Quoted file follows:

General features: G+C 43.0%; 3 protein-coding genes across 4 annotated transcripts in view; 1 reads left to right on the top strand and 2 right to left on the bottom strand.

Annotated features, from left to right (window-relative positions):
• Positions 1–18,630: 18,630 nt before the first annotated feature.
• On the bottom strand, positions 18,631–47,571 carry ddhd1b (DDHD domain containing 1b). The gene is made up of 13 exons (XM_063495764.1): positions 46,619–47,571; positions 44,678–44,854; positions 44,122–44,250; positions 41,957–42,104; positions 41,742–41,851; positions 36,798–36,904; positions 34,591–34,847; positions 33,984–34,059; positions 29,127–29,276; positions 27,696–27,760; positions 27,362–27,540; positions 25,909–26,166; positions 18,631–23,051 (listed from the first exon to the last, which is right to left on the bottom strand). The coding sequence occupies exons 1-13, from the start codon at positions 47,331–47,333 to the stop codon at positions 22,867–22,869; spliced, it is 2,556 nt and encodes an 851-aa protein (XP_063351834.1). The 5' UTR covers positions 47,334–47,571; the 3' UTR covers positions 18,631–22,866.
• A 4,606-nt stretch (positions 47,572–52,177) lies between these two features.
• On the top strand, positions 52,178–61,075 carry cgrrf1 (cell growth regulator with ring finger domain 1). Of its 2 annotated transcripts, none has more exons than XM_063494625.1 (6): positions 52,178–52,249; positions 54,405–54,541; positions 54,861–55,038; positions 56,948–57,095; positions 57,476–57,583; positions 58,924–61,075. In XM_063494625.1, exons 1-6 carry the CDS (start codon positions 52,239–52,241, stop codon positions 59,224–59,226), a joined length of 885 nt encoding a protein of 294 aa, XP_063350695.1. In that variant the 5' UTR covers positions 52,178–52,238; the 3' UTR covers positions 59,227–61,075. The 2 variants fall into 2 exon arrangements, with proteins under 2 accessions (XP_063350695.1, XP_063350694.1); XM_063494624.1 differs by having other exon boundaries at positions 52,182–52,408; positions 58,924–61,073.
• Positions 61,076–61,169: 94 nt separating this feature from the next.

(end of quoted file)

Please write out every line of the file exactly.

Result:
General features: G+C 43.0%; 3 protein-coding genes across 4 annotated transcripts in view; 1 reads left to right on the top strand and 2 right to left on the bottom strand.

Annotated features, from left to right (window-relative positions):
• Positions 1–18,630: 18,630 nt before the first annotated feature.
• On the bottom strand, positions 18,631–47,571 carry ddhd1b (DDHD domain containing 1b). The gene is made up of 13 exons (XM_063495764.1): positions 46,619–47,571; positions 44,678–44,854; positions 44,122–44,250; positions 41,957–42,104; positions 41,742–41,851; positions 36,798–36,904; positions 34,591–34,847; positions 33,984–34,059; positions 29,127–29,276; positions 27,696–27,760; positions 27,362–27,540; positions 25,909–26,166; positions 18,631–23,051 (listed from the first exon to the last, which is right to left on the bottom strand). The coding sequence occupies exons 1-13, from the start codon at positions 47,331–47,333 to the stop codon at positions 22,867–22,869; spliced, it is 2,556 nt and encodes an 851-aa protein (XP_063351834.1). The 5' UTR covers positions 47,334–47,571; the 3' UTR covers positions 18,631–22,866.
• A 4,606-nt stretch (positions 47,572–52,177) lies between these two features.
• On the top strand, positions 52,178–61,075 carry cgrrf1 (cell growth regulator with ring finger domain 1). Of its 2 annotated transcripts, none has more exons than XM_063494625.1 (6): positions 52,178–52,249; positions 54,405–54,541; positions 54,861–55,038; positions 56,948–57,095; positions 57,476–57,583; positions 58,924–61,075. In XM_063494625.1, exons 1-6 carry the CDS (start codon positions 52,239–52,241, stop codon positions 59,224–59,226), a joined length of 885 nt encoding a protein of 294 aa, XP_063350695.1. In that variant the 5' UTR covers positions 52,178–52,238; the 3' UTR covers positions 59,227–61,075. The 2 variants fall into 2 exon arrangements, with proteins under 2 accessions (XP_063350695.1, XP_063350694.1); XM_063494624.1 differs by having other exon boundaries at positions 52,182–52,408; positions 58,924–61,073.
• Positions 61,076–61,169: 94 nt separating this feature from the next.